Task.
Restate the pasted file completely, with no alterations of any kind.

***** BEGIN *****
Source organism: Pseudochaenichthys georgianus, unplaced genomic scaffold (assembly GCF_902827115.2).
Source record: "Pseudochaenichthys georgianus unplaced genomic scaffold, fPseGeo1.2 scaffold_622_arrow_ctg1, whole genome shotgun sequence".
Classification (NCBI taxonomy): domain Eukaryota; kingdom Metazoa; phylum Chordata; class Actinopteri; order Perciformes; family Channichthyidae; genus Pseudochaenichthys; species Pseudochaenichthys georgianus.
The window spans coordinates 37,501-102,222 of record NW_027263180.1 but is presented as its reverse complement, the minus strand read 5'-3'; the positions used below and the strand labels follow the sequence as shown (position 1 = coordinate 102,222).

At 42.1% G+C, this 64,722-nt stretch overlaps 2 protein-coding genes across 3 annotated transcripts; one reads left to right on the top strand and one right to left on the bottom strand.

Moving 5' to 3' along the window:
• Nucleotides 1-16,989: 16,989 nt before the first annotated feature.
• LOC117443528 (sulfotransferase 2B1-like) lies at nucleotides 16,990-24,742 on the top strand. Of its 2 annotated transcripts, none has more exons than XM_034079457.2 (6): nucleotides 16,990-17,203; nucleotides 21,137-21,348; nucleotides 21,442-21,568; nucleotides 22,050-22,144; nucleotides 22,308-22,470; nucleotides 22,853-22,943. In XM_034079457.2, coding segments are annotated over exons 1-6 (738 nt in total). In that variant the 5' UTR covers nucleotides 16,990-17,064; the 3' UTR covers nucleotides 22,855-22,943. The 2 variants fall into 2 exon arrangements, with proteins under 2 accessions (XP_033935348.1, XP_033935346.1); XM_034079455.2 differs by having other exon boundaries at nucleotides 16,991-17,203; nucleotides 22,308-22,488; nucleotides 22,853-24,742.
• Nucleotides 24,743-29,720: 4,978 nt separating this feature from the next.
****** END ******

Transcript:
Source organism: Pseudochaenichthys georgianus, unplaced genomic scaffold (assembly GCF_902827115.2).
Source record: "Pseudochaenichthys georgianus unplaced genomic scaffold, fPseGeo1.2 scaffold_622_arrow_ctg1, whole genome shotgun sequence".
Classification (NCBI taxonomy): domain Eukaryota; kingdom Metazoa; phylum Chordata; class Actinopteri; order Perciformes; family Channichthyidae; genus Pseudochaenichthys; species Pseudochaenichthys georgianus.
The window spans coordinates 37,501-102,222 of record NW_027263180.1 but is presented as its reverse complement, the minus strand read 5'-3'; the positions used below and the strand labels follow the sequence as shown (position 1 = coordinate 102,222).

At 42.1% G+C, this 64,722-nt stretch overlaps 2 protein-coding genes across 3 annotated transcripts; one reads left to right on the top strand and one right to left on the bottom strand.

Moving 5' to 3' along the window:
• Nucleotides 1-16,989: 16,989 nt before the first annotated feature.
• LOC117443528 (sulfotransferase 2B1-like) lies at nucleotides 16,990-24,742 on the top strand. Of its 2 annotated transcripts, none has more exons than XM_034079457.2 (6): nucleotides 16,990-17,203; nucleotides 21,137-21,348; nucleotides 21,442-21,568; nucleotides 22,050-22,144; nucleotides 22,308-22,470; nucleotides 22,853-22,943. In XM_034079457.2, coding segments are annotated over exons 1-6 (738 nt in total). In that variant the 5' UTR covers nucleotides 16,990-17,064; the 3' UTR covers nucleotides 22,855-22,943. The 2 variants fall into 2 exon arrangements, with proteins under 2 accessions (XP_033935348.1, XP_033935346.1); XM_034079455.2 differs by having other exon boundaries at nucleotides 16,991-17,203; nucleotides 22,308-22,488; nucleotides 22,853-24,742.
• Nucleotides 24,743-29,720: 4,978 nt separating this feature from the next.